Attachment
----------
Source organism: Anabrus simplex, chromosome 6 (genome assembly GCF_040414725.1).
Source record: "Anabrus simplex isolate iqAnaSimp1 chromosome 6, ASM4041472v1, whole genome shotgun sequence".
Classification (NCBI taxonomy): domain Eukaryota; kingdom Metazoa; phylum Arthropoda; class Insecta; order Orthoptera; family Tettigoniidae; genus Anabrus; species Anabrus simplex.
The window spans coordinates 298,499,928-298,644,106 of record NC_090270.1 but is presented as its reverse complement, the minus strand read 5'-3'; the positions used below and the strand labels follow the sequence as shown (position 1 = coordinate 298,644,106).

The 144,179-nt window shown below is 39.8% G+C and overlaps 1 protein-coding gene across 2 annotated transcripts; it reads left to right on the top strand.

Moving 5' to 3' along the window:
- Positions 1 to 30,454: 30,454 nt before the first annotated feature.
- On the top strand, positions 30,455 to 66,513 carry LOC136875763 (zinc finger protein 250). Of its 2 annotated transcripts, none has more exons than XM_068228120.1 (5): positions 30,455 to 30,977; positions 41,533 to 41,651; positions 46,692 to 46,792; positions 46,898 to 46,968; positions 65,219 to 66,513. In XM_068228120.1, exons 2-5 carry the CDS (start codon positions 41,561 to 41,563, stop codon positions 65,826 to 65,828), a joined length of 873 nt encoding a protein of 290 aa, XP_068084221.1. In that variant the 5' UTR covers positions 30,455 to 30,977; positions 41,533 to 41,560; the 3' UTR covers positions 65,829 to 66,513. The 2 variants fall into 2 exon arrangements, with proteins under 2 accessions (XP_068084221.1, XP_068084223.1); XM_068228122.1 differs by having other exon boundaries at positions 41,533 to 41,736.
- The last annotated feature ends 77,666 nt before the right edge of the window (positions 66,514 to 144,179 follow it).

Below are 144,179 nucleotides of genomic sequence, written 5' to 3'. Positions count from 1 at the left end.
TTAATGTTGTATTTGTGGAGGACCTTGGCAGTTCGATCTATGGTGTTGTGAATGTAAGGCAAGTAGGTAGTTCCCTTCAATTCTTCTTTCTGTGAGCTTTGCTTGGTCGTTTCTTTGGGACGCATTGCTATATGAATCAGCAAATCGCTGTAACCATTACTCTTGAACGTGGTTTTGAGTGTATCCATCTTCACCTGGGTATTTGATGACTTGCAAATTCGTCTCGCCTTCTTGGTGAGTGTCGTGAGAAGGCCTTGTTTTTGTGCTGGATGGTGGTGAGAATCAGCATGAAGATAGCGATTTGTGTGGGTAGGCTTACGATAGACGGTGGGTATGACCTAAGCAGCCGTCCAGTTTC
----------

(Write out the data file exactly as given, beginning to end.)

Source organism: Anabrus simplex, chromosome 6 (genome assembly GCF_040414725.1).
Source record: "Anabrus simplex isolate iqAnaSimp1 chromosome 6, ASM4041472v1, whole genome shotgun sequence".
Classification (NCBI taxonomy): domain Eukaryota; kingdom Metazoa; phylum Arthropoda; class Insecta; order Orthoptera; family Tettigoniidae; genus Anabrus; species Anabrus simplex.
The window spans coordinates 298,499,928-298,644,106 of record NC_090270.1 but is presented as its reverse complement, the minus strand read 5'-3'; the positions used below and the strand labels follow the sequence as shown (position 1 = coordinate 298,644,106).

The 144,179-nt window shown below is 39.8% G+C and overlaps 1 protein-coding gene across 2 annotated transcripts; it reads left to right on the top strand.

Moving 5' to 3' along the window:
- Positions 1 to 30,454: 30,454 nt before the first annotated feature.
- On the top strand, positions 30,455 to 66,513 carry LOC136875763 (zinc finger protein 250). Of its 2 annotated transcripts, none has more exons than XM_068228120.1 (5): positions 30,455 to 30,977; positions 41,533 to 41,651; positions 46,692 to 46,792; positions 46,898 to 46,968; positions 65,219 to 66,513. In XM_068228120.1, exons 2-5 carry the CDS (start codon positions 41,561 to 41,563, stop codon positions 65,826 to 65,828), a joined length of 873 nt encoding a protein of 290 aa, XP_068084221.1. In that variant the 5' UTR covers positions 30,455 to 30,977; positions 41,533 to 41,560; the 3' UTR covers positions 65,829 to 66,513. The 2 variants fall into 2 exon arrangements, with proteins under 2 accessions (XP_068084221.1, XP_068084223.1); XM_068228122.1 differs by having other exon boundaries at positions 41,533 to 41,736.
- The last annotated feature ends 77,666 nt before the right edge of the window (positions 66,514 to 144,179 follow it).

Below are 144,179 nucleotides of genomic sequence, written 5' to 3'. Positions count from 1 at the left end.
TTAATGTTGTATTTGTGGAGGACCTTGGCAGTTCGATCTATGGTGTTGTGAATGTAAGGCAAGTAGGTAGTTCCCTTCAATTCTTCTTTCTGTGAGCTTTGCTTGGTCGTTTCTTTGGGACGCATTGCTATATGAATCAGCAAATCGCTGTAACCATTACTCTTGAACGTGGTTTTGAGTGTATCCATCTTCACCTGGGTATTTGATGACTTGCAAATTCGTCTCGCCTTCTTGGTGAGTGTCGTGAGAAGGCCTTGTTTTTGTGCTGGATGGTGGTGAGAATCAGCATGAAGATAGCGATTTGTGTGGGTAGGCTTACGATAGACGGTGGGTATGACCTAAGCAGCCGTCCAGTTTC